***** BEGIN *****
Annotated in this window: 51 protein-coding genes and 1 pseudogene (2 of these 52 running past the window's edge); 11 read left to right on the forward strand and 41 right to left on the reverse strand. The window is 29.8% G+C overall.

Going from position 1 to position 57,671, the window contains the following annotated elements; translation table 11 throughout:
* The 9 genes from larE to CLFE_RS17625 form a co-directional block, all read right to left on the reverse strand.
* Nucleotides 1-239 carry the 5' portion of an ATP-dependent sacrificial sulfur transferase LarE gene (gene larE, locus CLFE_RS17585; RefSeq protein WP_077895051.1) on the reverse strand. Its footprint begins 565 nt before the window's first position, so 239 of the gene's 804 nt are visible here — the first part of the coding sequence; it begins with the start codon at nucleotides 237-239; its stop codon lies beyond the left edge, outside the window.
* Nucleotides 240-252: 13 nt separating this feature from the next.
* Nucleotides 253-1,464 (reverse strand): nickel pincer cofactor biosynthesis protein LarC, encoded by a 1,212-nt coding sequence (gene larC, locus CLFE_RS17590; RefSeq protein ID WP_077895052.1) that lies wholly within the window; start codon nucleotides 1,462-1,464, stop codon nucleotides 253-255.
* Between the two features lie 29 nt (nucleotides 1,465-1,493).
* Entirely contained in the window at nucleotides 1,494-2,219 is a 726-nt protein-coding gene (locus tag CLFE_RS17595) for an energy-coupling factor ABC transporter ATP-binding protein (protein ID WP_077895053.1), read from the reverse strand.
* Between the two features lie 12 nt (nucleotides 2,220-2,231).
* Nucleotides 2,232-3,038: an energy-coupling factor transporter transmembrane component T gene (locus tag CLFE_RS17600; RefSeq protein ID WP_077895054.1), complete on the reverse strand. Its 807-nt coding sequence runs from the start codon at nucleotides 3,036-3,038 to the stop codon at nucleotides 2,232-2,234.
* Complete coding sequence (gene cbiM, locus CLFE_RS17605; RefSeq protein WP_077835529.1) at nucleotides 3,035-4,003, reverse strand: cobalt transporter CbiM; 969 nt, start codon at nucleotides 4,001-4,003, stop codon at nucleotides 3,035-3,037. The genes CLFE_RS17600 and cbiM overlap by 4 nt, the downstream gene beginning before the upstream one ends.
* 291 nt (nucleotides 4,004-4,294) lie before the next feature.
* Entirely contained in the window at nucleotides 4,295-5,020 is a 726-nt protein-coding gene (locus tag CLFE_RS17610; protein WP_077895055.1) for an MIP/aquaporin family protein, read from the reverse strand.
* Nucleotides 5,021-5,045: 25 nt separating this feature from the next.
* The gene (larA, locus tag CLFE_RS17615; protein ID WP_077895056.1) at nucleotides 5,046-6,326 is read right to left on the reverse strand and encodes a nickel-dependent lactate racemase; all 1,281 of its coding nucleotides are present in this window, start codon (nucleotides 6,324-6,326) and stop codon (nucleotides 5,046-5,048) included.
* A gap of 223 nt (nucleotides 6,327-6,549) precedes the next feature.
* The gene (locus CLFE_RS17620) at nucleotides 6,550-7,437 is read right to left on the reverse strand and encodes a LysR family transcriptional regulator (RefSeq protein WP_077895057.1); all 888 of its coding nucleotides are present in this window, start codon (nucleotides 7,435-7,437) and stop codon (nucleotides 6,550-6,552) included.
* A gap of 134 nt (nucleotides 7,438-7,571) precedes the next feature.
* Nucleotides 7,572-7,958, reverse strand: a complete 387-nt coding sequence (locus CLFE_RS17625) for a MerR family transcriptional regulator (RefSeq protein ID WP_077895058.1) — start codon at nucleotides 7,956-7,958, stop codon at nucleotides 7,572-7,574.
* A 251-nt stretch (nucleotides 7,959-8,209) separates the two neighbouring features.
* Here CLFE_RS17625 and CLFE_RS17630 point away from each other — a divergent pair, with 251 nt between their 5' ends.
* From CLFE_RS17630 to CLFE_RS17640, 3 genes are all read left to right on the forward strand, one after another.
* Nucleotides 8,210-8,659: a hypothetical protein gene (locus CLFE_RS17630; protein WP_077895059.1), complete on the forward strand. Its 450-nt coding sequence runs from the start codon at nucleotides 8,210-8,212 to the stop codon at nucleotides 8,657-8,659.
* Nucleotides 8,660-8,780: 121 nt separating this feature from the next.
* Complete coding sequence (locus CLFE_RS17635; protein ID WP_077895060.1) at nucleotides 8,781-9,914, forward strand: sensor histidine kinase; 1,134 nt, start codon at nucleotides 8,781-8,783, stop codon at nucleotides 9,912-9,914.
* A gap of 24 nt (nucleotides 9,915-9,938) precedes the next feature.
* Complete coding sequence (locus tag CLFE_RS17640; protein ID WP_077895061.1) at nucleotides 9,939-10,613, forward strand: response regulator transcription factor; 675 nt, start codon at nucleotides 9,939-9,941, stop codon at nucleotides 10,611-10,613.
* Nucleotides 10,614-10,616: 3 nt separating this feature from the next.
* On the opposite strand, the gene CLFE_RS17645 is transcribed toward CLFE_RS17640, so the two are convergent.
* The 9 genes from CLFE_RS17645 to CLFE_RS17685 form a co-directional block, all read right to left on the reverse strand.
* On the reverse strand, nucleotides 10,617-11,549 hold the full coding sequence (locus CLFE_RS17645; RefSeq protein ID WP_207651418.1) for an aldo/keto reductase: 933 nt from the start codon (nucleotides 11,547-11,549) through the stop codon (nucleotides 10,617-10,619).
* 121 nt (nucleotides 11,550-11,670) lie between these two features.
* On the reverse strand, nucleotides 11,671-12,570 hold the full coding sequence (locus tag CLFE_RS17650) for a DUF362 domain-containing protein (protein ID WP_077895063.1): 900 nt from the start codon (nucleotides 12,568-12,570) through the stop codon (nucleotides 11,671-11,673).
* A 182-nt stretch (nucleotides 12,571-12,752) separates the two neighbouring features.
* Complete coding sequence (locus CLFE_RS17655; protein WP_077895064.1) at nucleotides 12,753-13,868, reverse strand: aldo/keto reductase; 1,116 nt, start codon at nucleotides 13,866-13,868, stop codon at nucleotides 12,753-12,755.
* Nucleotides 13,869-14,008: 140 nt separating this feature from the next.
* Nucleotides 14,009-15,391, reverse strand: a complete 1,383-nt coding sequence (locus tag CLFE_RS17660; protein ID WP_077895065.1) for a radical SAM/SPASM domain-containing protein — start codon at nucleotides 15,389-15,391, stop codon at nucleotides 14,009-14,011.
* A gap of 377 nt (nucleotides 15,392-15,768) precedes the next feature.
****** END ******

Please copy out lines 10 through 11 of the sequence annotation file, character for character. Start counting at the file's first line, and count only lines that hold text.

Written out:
* Nucleotides 2,232-3,038: an energy-coupling factor transporter transmembrane component T gene (locus tag CLFE_RS17600; RefSeq protein ID WP_077895054.1), complete on the reverse strand. Its 807-nt coding sequence runs from the start codon at nucleotides 3,036-3,038 to the stop codon at nucleotides 2,232-2,234.
* Complete coding sequence (gene cbiM, locus CLFE_RS17605; RefSeq protein WP_077835529.1) at nucleotides 3,035-4,003, reverse strand: cobalt transporter CbiM; 969 nt, start codon at nucleotides 4,001-4,003, stop codon at nucleotides 3,035-3,037. The genes CLFE_RS17600 and cbiM overlap by 4 nt, the downstream gene beginning before the upstream one ends.